Two Weeks in Review, 6 – 19 December 2021

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 discusses the difference between recognition and determining the legal status of governments in light of the UN General Assembly’s credentials process and the effect of UNGA resolutions on matters of government legitimacy. Barber argues that the recent problems in relation to Afghanistan and Myanmar, where the Credentials Committee unhelpfully recommended to the UNGA that it defer its decision, demonstrates that there are times when a UNGA resolution would help ensure greater consistency and coherence in the international response to these situations.

and  consider the use of unilateral cyber sanctions, problems that results because of a lack of binding norms regulating conduct in cyberspace, the legality of unilateral cyber sanctions and whether these unilateral sanctions are contributing to the formulation of rules on responsible behaviour in cyberspace. Read more here.

and  discuss the role of international human rights law, and in particular the right to health, in the face the “hidden pandemic” of antimicrobial resistance. They argue that the silence of IHRL on this issue and that human rights treaties ‘pull States parties in different directions’ will affect how states understand, comply, and safeguard the right to health. 

, and responded to Helfer and Voeten’s reply to their EJIL 32-3 article (Stone Sweet, Sandholtz, and Andenas, 2021). Read their response to the ongoing debate about whether or not there has been an increase in ‘walking back dissents’ at the ECtHR.

 justifies the Nottebohm ICJ decision which has recently come, he says, under attack after the European Commission used the ‘genuine link’ requirement to urge EU states to stop ‘“selling” EU citizenship’ via investment by citizenship (CBI) schemes, also known as “golden passport” programmes. Read more about this debate here.

and  offer analysis on the two procedures by which CERD ad hoc Conciliation Commissions are appointed. They show that one models bilateral conciliation between the Parties to the dispute (used in the Qatar communications) and the other models a compulsory and objective mechanism aiming to uphold the Convention (in Palestine v Israel). And yet, they argue, that is ‘seems likely that only Palestine v Israel will see the completion of the Articles 11-13 mechanism, with the publication of a report containing findings and recommendations that may refer to potential violations of the treaty.’ Read more here.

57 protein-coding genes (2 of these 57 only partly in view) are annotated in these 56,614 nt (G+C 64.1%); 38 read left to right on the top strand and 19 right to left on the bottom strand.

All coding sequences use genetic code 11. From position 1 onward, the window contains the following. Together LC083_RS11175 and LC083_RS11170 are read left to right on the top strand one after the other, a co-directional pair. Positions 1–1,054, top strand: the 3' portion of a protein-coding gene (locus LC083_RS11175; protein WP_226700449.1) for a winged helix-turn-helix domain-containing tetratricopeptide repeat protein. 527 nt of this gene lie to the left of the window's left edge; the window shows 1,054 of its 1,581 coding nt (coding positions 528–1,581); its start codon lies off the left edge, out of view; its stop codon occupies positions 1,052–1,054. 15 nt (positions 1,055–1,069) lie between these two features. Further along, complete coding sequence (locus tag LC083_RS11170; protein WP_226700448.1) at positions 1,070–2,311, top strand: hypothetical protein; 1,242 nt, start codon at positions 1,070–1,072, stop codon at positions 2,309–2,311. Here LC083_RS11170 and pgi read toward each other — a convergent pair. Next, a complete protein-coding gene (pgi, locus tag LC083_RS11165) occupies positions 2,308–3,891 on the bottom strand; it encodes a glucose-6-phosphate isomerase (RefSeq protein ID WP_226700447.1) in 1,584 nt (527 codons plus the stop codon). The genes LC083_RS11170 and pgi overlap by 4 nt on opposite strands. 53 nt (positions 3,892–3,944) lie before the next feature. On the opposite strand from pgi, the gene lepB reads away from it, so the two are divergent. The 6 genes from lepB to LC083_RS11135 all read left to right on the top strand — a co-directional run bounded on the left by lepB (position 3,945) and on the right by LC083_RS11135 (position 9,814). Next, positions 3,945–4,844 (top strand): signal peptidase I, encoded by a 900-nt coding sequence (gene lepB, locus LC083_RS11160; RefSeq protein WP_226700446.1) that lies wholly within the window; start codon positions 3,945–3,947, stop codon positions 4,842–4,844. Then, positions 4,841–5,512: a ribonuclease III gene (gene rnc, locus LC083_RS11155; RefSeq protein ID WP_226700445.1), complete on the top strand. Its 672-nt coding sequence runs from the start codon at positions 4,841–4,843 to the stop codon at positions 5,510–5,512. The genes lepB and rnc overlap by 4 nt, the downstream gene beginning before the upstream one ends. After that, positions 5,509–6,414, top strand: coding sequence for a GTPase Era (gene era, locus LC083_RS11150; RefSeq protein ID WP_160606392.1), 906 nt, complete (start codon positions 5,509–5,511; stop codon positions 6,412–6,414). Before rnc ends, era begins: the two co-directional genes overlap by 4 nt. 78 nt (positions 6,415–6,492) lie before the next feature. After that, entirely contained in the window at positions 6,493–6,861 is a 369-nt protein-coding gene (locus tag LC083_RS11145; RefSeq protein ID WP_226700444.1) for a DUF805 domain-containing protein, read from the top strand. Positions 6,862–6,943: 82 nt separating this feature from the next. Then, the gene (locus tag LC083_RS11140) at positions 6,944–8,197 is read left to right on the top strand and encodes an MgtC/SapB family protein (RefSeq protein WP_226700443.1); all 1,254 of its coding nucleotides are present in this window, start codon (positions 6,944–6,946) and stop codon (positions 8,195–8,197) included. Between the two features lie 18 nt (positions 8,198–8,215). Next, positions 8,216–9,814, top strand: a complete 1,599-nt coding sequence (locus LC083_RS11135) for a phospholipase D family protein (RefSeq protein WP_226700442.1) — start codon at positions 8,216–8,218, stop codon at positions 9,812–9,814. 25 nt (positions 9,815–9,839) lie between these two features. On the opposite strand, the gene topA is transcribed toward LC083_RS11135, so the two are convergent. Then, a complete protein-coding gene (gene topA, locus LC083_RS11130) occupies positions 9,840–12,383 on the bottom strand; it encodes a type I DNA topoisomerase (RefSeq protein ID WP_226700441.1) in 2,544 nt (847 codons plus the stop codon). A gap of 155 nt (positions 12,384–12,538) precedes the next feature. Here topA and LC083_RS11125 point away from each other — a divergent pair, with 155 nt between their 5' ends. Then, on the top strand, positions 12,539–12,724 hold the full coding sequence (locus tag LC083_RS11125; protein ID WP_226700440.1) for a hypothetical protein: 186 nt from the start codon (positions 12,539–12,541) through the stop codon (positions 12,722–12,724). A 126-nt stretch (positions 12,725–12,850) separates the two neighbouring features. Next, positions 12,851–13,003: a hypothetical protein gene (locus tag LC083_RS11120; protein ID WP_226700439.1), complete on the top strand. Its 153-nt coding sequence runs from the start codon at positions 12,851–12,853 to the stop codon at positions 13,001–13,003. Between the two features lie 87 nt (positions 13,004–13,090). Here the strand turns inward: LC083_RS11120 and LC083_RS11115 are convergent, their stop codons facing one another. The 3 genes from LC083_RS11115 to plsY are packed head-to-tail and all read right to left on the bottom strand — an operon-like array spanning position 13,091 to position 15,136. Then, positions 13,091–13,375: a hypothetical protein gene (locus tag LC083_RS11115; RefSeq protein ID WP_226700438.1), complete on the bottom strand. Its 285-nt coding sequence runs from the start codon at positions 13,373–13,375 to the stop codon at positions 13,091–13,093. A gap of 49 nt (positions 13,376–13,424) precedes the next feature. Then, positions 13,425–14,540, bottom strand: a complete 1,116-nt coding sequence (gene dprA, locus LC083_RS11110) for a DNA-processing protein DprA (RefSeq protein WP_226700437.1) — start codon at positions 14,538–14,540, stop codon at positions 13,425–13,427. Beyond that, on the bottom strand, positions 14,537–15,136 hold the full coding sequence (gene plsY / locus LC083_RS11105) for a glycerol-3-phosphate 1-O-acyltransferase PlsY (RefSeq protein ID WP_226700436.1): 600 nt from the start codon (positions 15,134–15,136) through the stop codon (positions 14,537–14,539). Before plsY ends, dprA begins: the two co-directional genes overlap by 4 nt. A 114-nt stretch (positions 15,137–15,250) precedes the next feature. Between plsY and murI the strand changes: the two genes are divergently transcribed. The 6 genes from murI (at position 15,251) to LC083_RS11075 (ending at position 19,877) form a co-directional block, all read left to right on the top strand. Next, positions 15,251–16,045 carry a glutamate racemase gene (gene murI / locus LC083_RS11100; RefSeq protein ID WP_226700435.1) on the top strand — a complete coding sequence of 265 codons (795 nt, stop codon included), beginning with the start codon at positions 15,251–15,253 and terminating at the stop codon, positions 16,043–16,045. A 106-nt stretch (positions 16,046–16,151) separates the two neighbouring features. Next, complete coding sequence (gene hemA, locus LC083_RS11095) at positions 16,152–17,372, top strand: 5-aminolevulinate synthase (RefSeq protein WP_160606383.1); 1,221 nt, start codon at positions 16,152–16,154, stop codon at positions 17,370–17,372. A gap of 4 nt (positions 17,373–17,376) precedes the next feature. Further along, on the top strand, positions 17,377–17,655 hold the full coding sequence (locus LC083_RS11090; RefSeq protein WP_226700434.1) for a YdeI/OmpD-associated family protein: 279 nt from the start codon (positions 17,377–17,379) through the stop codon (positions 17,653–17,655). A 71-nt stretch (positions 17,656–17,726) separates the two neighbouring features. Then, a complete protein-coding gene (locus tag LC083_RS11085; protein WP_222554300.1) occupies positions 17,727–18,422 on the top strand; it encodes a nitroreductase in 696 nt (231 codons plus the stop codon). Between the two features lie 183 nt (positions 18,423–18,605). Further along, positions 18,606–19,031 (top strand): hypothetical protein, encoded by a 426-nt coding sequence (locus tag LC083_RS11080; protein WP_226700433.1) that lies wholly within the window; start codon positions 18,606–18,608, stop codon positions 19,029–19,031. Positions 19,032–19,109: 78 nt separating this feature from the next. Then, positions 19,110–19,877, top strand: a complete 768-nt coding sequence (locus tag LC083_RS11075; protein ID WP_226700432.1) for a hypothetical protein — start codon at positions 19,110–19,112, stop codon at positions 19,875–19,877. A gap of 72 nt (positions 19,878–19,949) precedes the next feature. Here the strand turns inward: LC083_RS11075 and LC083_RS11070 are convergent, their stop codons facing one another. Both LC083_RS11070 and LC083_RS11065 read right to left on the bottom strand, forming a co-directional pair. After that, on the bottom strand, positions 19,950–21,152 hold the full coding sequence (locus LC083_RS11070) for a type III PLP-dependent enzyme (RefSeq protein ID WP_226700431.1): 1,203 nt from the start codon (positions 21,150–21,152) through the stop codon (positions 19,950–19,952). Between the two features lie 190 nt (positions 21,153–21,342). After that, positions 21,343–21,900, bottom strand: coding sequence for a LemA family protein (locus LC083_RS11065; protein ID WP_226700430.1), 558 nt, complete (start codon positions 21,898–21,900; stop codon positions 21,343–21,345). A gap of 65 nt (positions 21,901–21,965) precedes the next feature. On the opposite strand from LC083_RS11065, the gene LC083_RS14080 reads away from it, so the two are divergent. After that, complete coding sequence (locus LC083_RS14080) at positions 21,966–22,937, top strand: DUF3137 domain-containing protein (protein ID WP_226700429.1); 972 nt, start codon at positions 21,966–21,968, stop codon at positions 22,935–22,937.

, commenting on the recent border crisis created by Belarus, argues that the ‘real goal of the Belarusian regime’ was ‘to deliberately exploit thousands of migrants from the Middle East, seeking for better life, and push them at the EU border, in order to undermine the security of Belarus neighbors and create chaos within the EU, as a retaliation for sanctions imposed on Belarus.’ Read more about this crisis here.

 considers whether COVID passports could constitute unjustified direct or indirect discrimination against those who choose not to be vaccinated and whether a human rights body would find passports breach prohibitions of discrimination and the principle of equality. Milanovic says vaccine passports ‘more of a shove than a nudge’. Read more here.

and  discuss the recent decision by the ICC Prosecutor, Karim Khan, to close the Court’s preliminary examination into the situation in Colombia because there is satisfaction that complementarity is working in the country. Pappier and Evenson argue that the decision raises concerns that victims’ access to justice could be undermined.

, and  ask whether it is now time for an ICJ Advisory Opinion on climate change, whether an Opinion could make a difference where climate diplomacy has failed, and what added value it might have. They discuss the pros and cons of an ICJ Advisory Opinion on the topic and while recognising the risks, consider that it ‘may become the avenue to at long last break the deadlock on loss and damage.’

EJIL Favourite Readings 2021

The end of year is approaching, and as has become customary on this blog, we are marking it with a series of posts on some ‘Favourite Readings’ of the year: recommendations by friends of EJIL that celebrate books, the process of reading, and the influence reading has on us all.

As in previous ‘Favourite Readings’ symposia, we have sought to curb neither their enthusiasm, nor the diversity of our contributors‘ recommendations. And so we are set for a week of diverse expressions of readers’ joy: some posts highlighting 10 titles, others concentrating on 2 — some focused on legal writing, some decidedly less so — some jubilant in their praise, others more restrained. These introduce us, amongst many others, to a Dutch politician possessing practical wisdom, to an Arab Israeli emigrant with multiple identities, a middle-aged professor suddenly beginning to discover the 1960s youth culture, and Sigmund Freud’s tobacconist. Prepare for a literary journey across continents and genres. There are still two more to come – from Gail Lythgoe and Jean d’Aspremont this week. You will be able to read everything in the series here.

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The European Journal of International Law has new advance articles and advance reviews available to read online.



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